The Flu Shot Clinics for the 2012-2013 flu season have ended. If you wish to receive a flu shot or intra-nasal vaccine, please contact your Everett Clinic provider to arrange an in office appointment.
- A yearly flu vaccine is the first and most important step in protecting against flu viruses.
- Flu shots are recommended for everyone six months and older.
- Children younger than 6 months are at high risk of serious flu illness, but are too young to be vaccinated. People who care for them should be vaccinated instead.
- Vaccination of high risk persons is especially important to decrease their risk of severe flu illness.
- People at high risk of serious flu complications include young children, pregnant women, people with chronic health conditions like asthma, diabetes or heart and lung disease and people 65 years and older.
- While there are many different flu viruses, the flu vaccine protects against the three viruses that research suggests will be most common.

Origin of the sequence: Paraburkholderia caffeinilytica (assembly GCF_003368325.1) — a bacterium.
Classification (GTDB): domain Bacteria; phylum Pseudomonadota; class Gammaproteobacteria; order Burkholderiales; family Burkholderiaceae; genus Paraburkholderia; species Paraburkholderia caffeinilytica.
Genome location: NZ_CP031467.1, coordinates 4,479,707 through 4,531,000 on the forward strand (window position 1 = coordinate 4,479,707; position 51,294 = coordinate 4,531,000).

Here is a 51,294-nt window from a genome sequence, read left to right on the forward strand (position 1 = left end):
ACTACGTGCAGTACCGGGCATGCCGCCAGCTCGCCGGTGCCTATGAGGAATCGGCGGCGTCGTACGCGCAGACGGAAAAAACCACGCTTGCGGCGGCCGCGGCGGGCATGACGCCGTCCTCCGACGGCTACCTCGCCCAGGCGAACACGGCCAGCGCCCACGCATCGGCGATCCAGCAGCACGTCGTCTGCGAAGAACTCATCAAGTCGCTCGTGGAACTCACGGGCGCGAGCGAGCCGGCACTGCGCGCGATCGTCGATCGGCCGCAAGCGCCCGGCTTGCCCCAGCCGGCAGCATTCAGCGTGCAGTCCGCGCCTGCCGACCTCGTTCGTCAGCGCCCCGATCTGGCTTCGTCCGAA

- The 2012-2013 vaccine will protect against an influenza A H3N2 virus, an influenza B virus and the H1N1 virus that emerged in 2009 to cause a pandemic.
Tips to Prevent Contracting or Spreading the Flu:
- Cover your nose and mouth with a tissue when you cough or sneeze. Throw the tissue in the trash after you use it.
- Wash your hands often with soap and water, especially after you cough or sneeze. Alcohol-based hand cleaners are also effective.
- Avoid touching your eyes, nose or mouth. Germs enter your body this way.
- Try to avoid close contact with sick people
- If you are sick with flu–like illness, the Centers for Disease Control and Prevention (CDC) recommends that you stay home for at least 24 hours after your fever is gone except to get medical care or for other necessities. (Your fever should be gone without the use of a fever-reducing medicine.)
- While sick, limit contact with others as much as possible to keep from infecting them.
For more information, please call our Flu Hotline at 425-257-1400 or visit: everettclinic.com/flu.